Dr Lucinda Newns
Lecturer in World Literature
Email: firstname.lastname@example.org Telephone: +44 (0)20 7882 8537 Room Number: ArtsOne 3.32AOffice Hours: See QMPlus
Born in London and raised in the United States, I completed my BA at New York University and then returned to the UK for postgraduate study. After completing an MA at the School of Oriental and African Studies (University of London), I stayed on to undertake a fully-funded PhD at London Metropolitan University. I have previously held posts in Queen Mary’s Department of Comparative Literature and at the University of Manchester. I re-joined Queen Mary’s School of English and Drama in 2019.
At Oxford I taught courses in English literature from 1509 to 1830, including Shakespeare. I have also written a dictionary of literary terms for university and school students, taught in London state schools with The Brilliant Club, and spoken at university outreach events across the country.
- Postcolonial and world literatures
- Migration and diaspora, especially refugees
- Ecocriticism & environmental humanities
- Feminist theory
- Domesticity and the everyday
- Theories of space and place
Recent and On-Going Research
My monograph, Domestic Intersections in Contemporary Migration Fiction: Homing the Metropole (Routledge, 2020), responds to the need for a more materialist perspective on migration by re-orienting the focus on domesticity and homemaking and away from a celebratory and aestheticized reading of displacement. The book is innovative in two ways: firstly, its readings of canonical and underexplored works of diasporic fiction highlight the role of discourses of domesticity in both supporting and resisting racism and xenophobia, thereby challenging the tendency to view the private sphere as a static, apolitical and uncreative space; secondly, through its intersectional approach which attends to the material importance of home spaces for non-privileged diasporic subjects like women of colour, refugees and queer migrants, such readings problematise the critical suspicion towards home/placement in postcolonial, feminist and queer theory.
My next book project, ‘Migrant Ecologies: Global Literature and Human Dislocation in the Natural World’, brings together divergent approaches from diaspora studies and ecocriticism to read a wide range of world literary and visual texts that speak to the increasing global concern of climate-driven migration. Some of the questions it seeks to answer include: How can literature and other cultural forms help to draw public attention to the risks of environmental displacement? Which mediums and genres are best suited to the task? What is the role of colonialism and neo-colonialism in producing this state of affairs? How are environmental diasporas distinct from other kinds, materially and imaginatively? How do people make sense of the loss of homeland when it becomes uninhabitable or is no longer there at all? And, finally, what are the potential limitations of traditional environmentalism for addressing the ethical questions raised by mass global climate displacement? To answer such questions, I turn to a geographically and generically diverse range of works that illustrate the fractures and convergences between migratory and environmental concerns.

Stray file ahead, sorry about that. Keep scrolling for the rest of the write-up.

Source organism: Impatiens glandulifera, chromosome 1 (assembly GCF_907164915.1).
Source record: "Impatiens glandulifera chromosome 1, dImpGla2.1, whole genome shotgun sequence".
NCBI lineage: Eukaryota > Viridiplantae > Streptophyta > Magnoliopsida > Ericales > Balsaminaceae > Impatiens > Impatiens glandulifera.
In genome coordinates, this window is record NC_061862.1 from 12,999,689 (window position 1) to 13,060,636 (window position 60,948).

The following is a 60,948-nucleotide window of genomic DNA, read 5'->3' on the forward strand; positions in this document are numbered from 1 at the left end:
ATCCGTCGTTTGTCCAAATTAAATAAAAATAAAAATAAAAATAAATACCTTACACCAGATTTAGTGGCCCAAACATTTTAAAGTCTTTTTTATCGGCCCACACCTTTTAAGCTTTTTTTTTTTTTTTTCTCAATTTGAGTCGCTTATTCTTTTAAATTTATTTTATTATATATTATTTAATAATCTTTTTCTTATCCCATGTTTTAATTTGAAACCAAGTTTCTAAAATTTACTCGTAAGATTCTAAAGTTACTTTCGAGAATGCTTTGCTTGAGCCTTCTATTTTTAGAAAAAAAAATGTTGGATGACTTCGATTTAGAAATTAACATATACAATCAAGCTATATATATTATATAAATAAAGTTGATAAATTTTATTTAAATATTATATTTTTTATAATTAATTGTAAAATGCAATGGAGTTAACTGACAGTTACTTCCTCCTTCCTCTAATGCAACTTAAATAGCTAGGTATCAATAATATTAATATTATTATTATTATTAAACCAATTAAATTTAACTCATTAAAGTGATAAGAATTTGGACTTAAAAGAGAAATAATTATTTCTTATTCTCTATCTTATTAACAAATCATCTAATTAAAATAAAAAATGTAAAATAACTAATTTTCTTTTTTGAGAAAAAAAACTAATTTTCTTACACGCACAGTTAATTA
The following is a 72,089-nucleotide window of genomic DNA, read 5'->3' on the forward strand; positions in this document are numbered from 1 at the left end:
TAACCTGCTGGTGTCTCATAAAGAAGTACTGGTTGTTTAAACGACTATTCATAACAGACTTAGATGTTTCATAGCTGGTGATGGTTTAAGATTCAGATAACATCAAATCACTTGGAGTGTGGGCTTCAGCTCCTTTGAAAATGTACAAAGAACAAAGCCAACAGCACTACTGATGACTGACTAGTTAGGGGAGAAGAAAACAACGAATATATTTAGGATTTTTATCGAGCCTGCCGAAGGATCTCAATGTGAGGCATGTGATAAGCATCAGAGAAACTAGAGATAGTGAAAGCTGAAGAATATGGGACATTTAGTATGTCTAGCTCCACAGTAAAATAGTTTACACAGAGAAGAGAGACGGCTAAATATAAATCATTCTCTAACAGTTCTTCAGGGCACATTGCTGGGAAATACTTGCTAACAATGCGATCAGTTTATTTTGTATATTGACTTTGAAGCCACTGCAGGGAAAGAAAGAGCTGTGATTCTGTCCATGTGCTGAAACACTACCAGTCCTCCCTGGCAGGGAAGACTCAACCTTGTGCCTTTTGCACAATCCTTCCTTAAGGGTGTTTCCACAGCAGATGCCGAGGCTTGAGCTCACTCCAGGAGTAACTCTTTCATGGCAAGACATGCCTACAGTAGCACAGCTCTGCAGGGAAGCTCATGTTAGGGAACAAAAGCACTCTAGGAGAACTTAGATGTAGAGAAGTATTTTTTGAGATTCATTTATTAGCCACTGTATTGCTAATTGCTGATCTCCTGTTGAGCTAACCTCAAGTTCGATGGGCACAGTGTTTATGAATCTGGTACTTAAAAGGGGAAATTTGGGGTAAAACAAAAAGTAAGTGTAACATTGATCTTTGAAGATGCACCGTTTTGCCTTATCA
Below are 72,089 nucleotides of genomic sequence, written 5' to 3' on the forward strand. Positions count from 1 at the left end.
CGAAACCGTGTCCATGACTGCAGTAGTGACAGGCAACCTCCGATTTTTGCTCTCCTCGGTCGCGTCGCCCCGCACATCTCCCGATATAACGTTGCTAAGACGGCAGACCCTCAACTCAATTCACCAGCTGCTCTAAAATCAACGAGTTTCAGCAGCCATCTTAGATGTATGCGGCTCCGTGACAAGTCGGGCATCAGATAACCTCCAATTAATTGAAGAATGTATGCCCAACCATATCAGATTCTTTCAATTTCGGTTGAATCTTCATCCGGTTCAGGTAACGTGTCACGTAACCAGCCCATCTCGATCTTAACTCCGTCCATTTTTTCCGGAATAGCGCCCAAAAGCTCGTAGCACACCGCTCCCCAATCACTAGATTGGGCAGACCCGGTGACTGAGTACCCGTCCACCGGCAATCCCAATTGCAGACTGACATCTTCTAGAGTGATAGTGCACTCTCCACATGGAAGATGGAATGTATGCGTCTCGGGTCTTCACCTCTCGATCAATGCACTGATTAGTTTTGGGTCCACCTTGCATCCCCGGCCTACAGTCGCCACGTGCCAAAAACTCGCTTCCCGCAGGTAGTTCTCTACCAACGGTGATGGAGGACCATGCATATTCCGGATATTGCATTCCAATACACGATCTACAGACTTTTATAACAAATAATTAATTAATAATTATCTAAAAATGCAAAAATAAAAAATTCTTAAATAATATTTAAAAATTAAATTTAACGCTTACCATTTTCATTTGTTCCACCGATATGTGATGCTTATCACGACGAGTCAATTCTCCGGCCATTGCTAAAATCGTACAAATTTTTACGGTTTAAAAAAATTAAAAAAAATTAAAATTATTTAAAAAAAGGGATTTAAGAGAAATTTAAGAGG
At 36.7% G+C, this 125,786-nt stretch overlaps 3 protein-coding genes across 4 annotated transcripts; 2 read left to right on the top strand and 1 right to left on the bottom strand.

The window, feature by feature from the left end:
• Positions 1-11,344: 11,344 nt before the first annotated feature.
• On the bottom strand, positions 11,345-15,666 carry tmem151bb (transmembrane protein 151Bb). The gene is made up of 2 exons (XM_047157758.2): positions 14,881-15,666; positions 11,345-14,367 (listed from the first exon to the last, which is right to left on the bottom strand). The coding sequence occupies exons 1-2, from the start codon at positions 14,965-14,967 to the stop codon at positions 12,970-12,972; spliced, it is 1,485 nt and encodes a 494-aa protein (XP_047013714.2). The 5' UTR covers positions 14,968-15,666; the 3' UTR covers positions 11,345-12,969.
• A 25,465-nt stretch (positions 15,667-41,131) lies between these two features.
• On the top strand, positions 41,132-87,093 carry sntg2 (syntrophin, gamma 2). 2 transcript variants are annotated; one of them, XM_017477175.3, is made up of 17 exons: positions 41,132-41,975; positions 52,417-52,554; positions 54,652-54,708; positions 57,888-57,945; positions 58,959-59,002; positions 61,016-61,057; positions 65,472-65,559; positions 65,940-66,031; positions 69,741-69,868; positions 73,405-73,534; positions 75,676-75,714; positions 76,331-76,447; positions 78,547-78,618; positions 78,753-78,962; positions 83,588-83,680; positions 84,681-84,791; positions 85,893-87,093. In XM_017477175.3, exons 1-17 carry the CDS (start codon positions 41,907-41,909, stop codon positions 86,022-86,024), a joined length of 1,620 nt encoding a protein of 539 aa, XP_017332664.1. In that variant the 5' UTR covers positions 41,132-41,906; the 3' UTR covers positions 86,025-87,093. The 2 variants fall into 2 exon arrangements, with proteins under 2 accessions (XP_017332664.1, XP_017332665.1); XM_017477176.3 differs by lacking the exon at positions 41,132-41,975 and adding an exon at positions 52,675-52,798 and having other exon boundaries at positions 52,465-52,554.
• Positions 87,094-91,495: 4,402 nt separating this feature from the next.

- Domestic Intersections in Contemporary Migration Fiction: Homing the Metropole (Routledge, forthcoming 2020 [in press])
- New Directions in Diaspora Studies: Cultural and Literary Approaches. Co-edited with Sarah Ilott and Ana Cristina Mendes, preface by John McLeod. (Rowman and Littlefield, 2018)
- “‘The Sea Cannot be Fenced’: ‘Natural’ and ‘Unnatural’ Borders in Gloria Anzaldúa’s Borderlands/La Frontera and Amitav Ghosh’s The Hungry Tide” (in progress).
- “Re-Negotiating Romantic Genres: Textual Resistance and Muslim Chick Lit.” Journal of Commonwealth Literature, Special Issue: British Culture after 9/11. 53.2 (June 2018)
- “Homelessness and the Refugee: De-Valorizing Displacement” in Abdulrazak Gurnah’s By the Sea.” Journal of Postcolonial Writing, 51.5 (Oct 2015).
Chapter in Edited Collection
- “Domesticity and the Nation: Buchi Emecheta’s Migrant Fiction” in Womancing Women: Perspectives on Women's Writing Across Boundaries, Asha Choubey, ed. Book Enclave (2013). pp. 119-140.
- “Refugees.” in The Encyclopedia of Postcolonial Studies, eds. Sangeeta Ray and Henry Schwarz. (Wiley Online, 2016)
- “Speaking for Others: Tensions in Post-colonial Studies.” Times Higher Education 17 July 2014.
- Review of Sex and the Citizen: Interrogating the Caribbean by Faith Smith, ed. Feminist Review 104 (2013).